Pakistan: It’s Not “Terrorism” To Publicly Announce Court Cases Against The Authorities
No objective observer would ever agree that a citizen announcing their intent to exercise the legal right bestowed to them by their constitution to file a court case against their authorities for alleged abuse constitutes a genuine “terrorist” threat.
Former Pakistani Prime Minister Imran Khan, who was ousted by a US-orchestrated but domestically driven post-modern coup in early April as punishment for the Eurasian dimension of his independent foreign policy, just had a “first information report” (FIR) filed against him under the country’s Anti-Terrorism Act. He might therefore soon be arrested simply because he publicly announced court cases against the authorities who he suspects of contributing to the alleged abuse of chief advisor Shahbaz Gill, who was arrested earlier this month on national security pretexts. Amnesty International’s South Asian office also recently tweeted its concern about his deteriorating physical condition while calling for an ”immediate, effective, and impartial inquiry investigating these claims”, though it’s gone unheeded.
Whatever one’s opinion might be about the former premier’s interpretation of the scandalous sequence of events against him one-third of a year ago, publicly expressing one’s intent to legally hold the authorities accountable for the suspected abuse of someone who’s arguably a political dissident has absolutely nothing whatsoever to do with “terrorism”. Such a serious issue must be resolved in the court of law, but that can only happen if the judiciary is truly independent, though some fear that this isn’t the case in Pakistan. The fact that former Prime Minister Khan just had a FIR filed against him on “anti-terrorist” grounds simply for the public declaration of the legal rights that he planned to exercise as a citizen proves that national security pretexts are being exploited for fascist ends.
Pakistan’s post-modern coup authorities can’t have their cake and eat it too: either they fully align with their American patrons’ legal and political standards connected to what that declining unipolar hegemon expects from self-professed “democracies” like the one that they claimed had replaced the former premier’s so-called “fascism”, or they abandon all pretenses of abiding by these demands and double down on their dark descent to fascism. It’s unclear exactly what US strategists think about this latest turn of events, but the most responsible among them might presumably be concerned that it’ll only further destabilize the country and thus endanger their proxy project there. Moreover, the blatant exploitation of national security pretexts for justifying this crackdown discredits the US by association.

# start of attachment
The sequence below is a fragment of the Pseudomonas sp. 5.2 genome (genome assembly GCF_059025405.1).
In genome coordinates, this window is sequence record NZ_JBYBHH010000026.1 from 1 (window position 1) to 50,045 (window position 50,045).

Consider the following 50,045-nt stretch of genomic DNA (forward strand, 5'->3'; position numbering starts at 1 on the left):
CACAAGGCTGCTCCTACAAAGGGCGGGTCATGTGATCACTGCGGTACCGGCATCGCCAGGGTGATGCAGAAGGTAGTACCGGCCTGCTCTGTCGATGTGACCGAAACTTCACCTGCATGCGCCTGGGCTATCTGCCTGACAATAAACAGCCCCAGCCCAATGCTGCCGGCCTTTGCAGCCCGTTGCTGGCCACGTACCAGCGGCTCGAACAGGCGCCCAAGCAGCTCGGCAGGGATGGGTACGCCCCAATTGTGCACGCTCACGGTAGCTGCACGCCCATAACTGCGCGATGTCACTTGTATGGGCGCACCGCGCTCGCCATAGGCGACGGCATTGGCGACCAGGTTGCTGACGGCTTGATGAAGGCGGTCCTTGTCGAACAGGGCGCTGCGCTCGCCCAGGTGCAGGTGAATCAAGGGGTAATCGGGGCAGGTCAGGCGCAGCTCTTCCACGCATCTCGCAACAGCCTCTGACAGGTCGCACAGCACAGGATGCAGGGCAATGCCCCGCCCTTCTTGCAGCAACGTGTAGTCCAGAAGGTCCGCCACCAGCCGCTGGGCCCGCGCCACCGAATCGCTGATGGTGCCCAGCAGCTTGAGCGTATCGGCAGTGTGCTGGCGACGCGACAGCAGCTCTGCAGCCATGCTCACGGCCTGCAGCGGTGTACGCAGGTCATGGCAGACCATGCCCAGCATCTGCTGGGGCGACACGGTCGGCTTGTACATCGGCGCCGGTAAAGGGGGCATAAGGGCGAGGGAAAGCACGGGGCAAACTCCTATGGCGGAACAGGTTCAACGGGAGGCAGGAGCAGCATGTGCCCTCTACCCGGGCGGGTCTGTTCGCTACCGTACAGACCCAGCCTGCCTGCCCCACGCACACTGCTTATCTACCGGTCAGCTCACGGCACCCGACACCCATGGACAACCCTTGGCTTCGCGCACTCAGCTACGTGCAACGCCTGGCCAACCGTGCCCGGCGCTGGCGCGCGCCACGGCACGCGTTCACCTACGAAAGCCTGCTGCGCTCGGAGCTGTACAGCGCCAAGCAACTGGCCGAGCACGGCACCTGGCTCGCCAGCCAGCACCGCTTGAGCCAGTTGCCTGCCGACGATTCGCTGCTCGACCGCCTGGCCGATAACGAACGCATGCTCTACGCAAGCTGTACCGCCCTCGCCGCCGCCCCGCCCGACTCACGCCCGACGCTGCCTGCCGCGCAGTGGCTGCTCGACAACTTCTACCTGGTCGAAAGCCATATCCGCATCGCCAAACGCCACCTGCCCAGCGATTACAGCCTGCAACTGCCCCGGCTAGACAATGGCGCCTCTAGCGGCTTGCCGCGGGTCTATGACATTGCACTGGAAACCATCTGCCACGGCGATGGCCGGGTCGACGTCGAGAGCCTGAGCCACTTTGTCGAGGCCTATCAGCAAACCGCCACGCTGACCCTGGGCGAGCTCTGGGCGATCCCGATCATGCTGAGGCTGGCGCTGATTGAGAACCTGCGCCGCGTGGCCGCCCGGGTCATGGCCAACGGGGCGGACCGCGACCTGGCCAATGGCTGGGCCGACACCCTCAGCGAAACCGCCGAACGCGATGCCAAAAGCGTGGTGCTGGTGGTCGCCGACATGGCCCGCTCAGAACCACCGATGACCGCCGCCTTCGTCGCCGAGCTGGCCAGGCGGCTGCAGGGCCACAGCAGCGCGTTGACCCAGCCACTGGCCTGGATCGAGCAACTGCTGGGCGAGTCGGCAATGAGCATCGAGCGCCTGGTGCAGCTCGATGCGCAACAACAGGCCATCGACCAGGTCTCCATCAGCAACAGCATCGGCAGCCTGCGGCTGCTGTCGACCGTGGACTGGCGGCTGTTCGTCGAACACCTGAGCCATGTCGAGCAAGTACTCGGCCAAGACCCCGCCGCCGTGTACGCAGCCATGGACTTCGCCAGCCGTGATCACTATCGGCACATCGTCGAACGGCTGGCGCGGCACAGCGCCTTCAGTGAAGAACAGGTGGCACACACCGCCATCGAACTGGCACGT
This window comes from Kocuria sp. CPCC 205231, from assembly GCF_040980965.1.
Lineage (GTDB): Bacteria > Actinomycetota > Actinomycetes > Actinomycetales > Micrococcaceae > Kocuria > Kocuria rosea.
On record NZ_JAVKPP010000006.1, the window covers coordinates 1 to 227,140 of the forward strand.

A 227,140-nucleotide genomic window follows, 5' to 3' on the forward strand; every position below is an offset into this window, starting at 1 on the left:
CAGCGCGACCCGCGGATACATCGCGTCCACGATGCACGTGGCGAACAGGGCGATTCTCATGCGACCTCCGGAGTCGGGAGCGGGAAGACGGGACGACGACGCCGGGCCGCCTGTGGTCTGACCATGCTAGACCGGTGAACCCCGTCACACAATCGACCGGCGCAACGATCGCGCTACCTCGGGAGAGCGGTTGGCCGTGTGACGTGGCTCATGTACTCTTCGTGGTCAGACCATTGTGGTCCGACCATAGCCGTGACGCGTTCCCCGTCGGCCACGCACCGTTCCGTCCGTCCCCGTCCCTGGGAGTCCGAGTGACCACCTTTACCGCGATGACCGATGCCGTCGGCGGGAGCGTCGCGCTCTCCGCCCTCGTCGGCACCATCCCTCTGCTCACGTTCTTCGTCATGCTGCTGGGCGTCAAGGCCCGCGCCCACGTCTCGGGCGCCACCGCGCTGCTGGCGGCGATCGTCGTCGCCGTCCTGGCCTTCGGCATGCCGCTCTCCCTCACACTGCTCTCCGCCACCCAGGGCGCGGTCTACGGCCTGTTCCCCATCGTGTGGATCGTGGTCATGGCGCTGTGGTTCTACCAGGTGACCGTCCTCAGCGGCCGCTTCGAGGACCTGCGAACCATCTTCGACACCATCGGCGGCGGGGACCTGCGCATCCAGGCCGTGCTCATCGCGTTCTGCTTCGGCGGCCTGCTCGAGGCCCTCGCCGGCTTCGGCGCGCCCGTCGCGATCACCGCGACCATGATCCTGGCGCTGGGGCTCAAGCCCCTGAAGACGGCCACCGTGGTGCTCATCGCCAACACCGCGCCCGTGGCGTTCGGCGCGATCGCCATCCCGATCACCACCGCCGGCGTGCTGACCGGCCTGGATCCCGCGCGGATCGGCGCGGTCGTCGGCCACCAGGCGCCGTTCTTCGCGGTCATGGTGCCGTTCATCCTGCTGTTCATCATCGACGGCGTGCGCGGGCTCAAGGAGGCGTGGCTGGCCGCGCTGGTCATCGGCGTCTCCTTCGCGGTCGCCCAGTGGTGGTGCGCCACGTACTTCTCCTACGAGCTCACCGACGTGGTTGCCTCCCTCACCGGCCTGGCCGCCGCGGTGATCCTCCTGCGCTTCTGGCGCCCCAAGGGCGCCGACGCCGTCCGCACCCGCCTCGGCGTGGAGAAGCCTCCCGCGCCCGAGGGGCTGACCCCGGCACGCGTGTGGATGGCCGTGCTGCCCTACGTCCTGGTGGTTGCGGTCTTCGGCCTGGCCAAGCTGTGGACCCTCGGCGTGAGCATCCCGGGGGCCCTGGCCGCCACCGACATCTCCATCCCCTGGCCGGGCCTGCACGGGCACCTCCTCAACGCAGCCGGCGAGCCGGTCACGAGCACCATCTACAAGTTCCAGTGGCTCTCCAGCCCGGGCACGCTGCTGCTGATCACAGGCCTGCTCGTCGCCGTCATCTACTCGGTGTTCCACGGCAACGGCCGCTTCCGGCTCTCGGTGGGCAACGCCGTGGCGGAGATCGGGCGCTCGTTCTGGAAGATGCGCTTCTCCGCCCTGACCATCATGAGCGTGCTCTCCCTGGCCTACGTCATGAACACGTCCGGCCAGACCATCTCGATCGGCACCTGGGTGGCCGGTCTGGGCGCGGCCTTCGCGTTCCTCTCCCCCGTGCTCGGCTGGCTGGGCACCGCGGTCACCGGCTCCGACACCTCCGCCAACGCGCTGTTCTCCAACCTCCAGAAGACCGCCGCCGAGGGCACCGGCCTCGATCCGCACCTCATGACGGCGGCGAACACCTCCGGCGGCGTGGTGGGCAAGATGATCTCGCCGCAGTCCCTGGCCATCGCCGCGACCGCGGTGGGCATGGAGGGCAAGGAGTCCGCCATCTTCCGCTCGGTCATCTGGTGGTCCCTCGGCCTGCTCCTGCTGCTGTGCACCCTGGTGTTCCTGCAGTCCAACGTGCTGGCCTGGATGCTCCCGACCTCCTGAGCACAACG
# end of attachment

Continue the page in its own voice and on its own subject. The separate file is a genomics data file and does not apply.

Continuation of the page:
America’s so-called “rules-based order” is nothing but rhetoric for disguising the arbitrary implementation of double standards in order to advance its subjective interests at others’ expense. Nowhere is this clearer than Washington having yet to condemn Islamabad for its political persecution of former Prime Minister Khan at the time of this analysis’ publication. Evidently, the policymaking faction that approves of this fascist crackdown on faux national security pretexts presently has more influence than those well-intended patriotic dissidents who disagree. Similarly, the multipolar school of thought in the Pakistani Establishment still has yet to regain the influence that it lost to its pro-American peers after April’s events as proven by their inability to dissuade them from this brazen abuse of power.
No objective observer would ever agree that a citizen announcing their intent to exercise the legal right bestowed to them by their constitution to file a court case against their authorities for alleged abuse constitutes a genuine “terrorist” threat. This is especially the case if the citizen in question is the former premier whose party has indisputably become the most popular one in the country after it just defeated the ruling party on its home turf in a landslide last month during regional by-elections. For these reasons, there’s no doubt that the authorities are politically persecuting former Prime Minister Khan, but “The Power Of The Pakistani People Will Defeat Their Unpopular Imported Government”.